Feminism, fat, feelings, forgiveness

My dear readers,

I want to tell you a story, and after I tell you this story, I’m going to ask for your forgiveness.

When I was a sophomore in college, not that many years ago, I was voted artistic director of my all-girls dance company. I’d joined in my first few weeks on campus, so I’d been a member for a year-and-a-half by the time I became AD. Something that I noticed in that time was how much negative body talk happened in our company – in front of the mirror in rehearsal, in the dressing room right before a show, and when we were just hanging out together. This wasn’t entirely surprising; a lot of us had been dancing our whole lives, many of us in classical ballet, and the young woman who emerges from classical ballet wholly unscathed by body image issues is rare and lucky indeed. And of course, when women get together, it’s sad but it’s true, negative body talk is a form of bonding. “You hate your thighs, oh my god, I hate my thighs too!” Look at this horrendous, corrosive thing we have in common! Sisterhood! I’d be lying if I said I didn’t engage in that kind of talk myself sometimes, either, while I was putting on my false eyelashes or hungoverly stretching on Sunday morning.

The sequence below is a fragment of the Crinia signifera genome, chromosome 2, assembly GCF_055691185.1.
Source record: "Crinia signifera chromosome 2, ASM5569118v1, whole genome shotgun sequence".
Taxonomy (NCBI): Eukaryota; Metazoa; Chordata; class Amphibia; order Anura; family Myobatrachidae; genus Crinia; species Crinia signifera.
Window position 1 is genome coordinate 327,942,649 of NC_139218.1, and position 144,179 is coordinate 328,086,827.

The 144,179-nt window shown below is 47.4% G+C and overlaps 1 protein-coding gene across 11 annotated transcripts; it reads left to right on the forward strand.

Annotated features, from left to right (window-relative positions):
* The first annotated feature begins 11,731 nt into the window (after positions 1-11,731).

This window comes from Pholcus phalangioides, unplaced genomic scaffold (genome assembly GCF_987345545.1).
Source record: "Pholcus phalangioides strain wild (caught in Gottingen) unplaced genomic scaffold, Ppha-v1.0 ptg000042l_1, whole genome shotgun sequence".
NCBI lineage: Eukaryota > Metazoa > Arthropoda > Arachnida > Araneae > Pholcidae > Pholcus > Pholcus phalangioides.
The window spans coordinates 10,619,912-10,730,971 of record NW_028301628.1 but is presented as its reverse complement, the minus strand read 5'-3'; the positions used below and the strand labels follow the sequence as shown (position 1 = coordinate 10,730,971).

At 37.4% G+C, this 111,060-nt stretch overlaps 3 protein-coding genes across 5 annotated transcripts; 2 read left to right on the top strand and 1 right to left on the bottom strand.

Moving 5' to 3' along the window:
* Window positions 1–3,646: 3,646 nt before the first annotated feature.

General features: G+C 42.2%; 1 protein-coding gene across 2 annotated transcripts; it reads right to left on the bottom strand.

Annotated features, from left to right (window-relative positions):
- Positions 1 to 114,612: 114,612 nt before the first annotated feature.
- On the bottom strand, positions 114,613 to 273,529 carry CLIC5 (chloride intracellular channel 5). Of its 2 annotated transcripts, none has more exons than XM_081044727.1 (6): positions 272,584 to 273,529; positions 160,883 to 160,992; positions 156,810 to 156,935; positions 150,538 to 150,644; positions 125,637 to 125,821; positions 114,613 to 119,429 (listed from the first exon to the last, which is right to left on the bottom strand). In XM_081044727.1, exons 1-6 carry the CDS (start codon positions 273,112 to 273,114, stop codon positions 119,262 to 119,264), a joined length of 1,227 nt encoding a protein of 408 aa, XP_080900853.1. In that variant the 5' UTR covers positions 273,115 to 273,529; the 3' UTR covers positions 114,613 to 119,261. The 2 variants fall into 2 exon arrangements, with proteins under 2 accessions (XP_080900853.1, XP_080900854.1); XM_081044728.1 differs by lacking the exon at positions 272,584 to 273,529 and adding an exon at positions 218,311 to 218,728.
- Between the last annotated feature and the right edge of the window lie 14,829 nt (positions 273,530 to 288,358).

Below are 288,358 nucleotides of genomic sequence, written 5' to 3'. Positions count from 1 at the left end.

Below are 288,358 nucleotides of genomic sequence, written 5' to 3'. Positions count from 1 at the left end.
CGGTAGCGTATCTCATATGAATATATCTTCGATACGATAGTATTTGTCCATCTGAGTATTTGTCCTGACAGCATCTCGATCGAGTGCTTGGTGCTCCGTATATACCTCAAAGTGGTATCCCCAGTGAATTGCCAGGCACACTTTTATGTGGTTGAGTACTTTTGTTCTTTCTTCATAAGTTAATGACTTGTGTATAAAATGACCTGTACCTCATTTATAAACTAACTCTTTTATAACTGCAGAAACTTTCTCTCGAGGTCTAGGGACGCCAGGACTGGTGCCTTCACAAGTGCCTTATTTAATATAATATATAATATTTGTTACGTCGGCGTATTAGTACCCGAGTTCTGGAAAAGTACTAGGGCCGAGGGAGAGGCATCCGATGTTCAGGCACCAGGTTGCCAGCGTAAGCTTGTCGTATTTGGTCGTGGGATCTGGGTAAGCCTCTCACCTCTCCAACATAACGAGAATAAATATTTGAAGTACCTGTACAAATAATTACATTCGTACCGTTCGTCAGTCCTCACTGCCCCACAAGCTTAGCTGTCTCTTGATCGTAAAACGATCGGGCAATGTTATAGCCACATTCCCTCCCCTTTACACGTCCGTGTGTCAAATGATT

But that changed when I became AD. I was a leader in the company now, and I decided that I was going to try to change this culture of public and collective self-flagellation. We were a group of women who could do amazing things with our bodies, who could move in ways that brought us – and the people who paid good money to come watch us – tremendous joy. It was time to stop the fat talk. I instituted a no-negative body talk in the dressing rooms and did my best to lead by example. I joined the campus eating disorders awareness and prevention group so I could learn more about how these things worked, and learn better strategies to change the culture in the dance company. I started thinking seriously about how I approached my own body, too, about the conversation in my own head, because that conversation hadn’t always been the best. Like I said, the young woman who emerges from classical ballet – or in my case, from gymnastics, competition jazz, and private girls’ school – wholly unscathed, is very rare indeed. But I was a leader now, and I felt a genuine sense of responsibility toward the other girls in my company to set an example. It wasn’t enough to say the right things in the dressing room; I wanted to make sure I was walking and talking.

That awareness and prevention group, the Eating Concerns Advisers, is how I first became aware of Feministing. We brought in this awesome writer and speaker called Courtney E. Martin, who had written a book about perfectionism in young women and how it so often manifested in eating disorders and disordered eating. As President of ECA, it was my job to introduce Courtney before her talk, and when I was doing my research on her, I discovered this blog she wrote for, Feministing. I became an avid reader, and five years later, here we are.